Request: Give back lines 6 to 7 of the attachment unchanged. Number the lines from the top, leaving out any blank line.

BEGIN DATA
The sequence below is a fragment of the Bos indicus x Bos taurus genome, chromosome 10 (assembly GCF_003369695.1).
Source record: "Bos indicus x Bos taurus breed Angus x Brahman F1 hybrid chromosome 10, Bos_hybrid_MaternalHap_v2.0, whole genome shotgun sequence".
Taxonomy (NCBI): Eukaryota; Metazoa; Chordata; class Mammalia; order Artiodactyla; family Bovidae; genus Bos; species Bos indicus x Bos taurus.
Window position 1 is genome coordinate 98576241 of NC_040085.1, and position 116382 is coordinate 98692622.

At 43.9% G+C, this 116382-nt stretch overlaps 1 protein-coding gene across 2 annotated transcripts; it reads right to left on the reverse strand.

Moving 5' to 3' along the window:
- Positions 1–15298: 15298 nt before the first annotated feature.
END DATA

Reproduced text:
Moving 5' to 3' along the window:
- Positions 1–15298: 15298 nt before the first annotated feature.